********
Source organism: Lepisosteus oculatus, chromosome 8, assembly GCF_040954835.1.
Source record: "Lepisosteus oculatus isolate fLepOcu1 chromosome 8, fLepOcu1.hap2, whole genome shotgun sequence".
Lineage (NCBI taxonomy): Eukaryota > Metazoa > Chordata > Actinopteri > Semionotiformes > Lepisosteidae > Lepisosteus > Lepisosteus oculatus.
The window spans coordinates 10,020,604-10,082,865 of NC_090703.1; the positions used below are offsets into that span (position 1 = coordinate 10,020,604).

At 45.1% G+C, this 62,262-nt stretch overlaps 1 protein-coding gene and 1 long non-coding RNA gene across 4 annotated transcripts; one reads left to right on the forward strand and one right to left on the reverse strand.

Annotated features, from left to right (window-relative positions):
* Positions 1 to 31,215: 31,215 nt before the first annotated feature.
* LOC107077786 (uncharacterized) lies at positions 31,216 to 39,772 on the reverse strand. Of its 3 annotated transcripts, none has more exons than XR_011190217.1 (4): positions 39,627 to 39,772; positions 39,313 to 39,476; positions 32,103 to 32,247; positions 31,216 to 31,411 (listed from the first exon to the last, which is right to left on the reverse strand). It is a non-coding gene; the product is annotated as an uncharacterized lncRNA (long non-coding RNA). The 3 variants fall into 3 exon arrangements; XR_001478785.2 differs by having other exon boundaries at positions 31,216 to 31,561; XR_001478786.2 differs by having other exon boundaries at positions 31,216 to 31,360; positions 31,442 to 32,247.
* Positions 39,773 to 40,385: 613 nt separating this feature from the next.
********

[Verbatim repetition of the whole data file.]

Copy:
Source organism: Lepisosteus oculatus, chromosome 8, assembly GCF_040954835.1.
Source record: "Lepisosteus oculatus isolate fLepOcu1 chromosome 8, fLepOcu1.hap2, whole genome shotgun sequence".
Lineage (NCBI taxonomy): Eukaryota > Metazoa > Chordata > Actinopteri > Semionotiformes > Lepisosteidae > Lepisosteus > Lepisosteus oculatus.
The window spans coordinates 10,020,604-10,082,865 of NC_090703.1; the positions used below are offsets into that span (position 1 = coordinate 10,020,604).

At 45.1% G+C, this 62,262-nt stretch overlaps 1 protein-coding gene and 1 long non-coding RNA gene across 4 annotated transcripts; one reads left to right on the forward strand and one right to left on the reverse strand.

Annotated features, from left to right (window-relative positions):
* Positions 1 to 31,215: 31,215 nt before the first annotated feature.
* LOC107077786 (uncharacterized) lies at positions 31,216 to 39,772 on the reverse strand. Of its 3 annotated transcripts, none has more exons than XR_011190217.1 (4): positions 39,627 to 39,772; positions 39,313 to 39,476; positions 32,103 to 32,247; positions 31,216 to 31,411 (listed from the first exon to the last, which is right to left on the reverse strand). It is a non-coding gene; the product is annotated as an uncharacterized lncRNA (long non-coding RNA). The 3 variants fall into 3 exon arrangements; XR_001478785.2 differs by having other exon boundaries at positions 31,216 to 31,561; XR_001478786.2 differs by having other exon boundaries at positions 31,216 to 31,360; positions 31,442 to 32,247.
* Positions 39,773 to 40,385: 613 nt separating this feature from the next.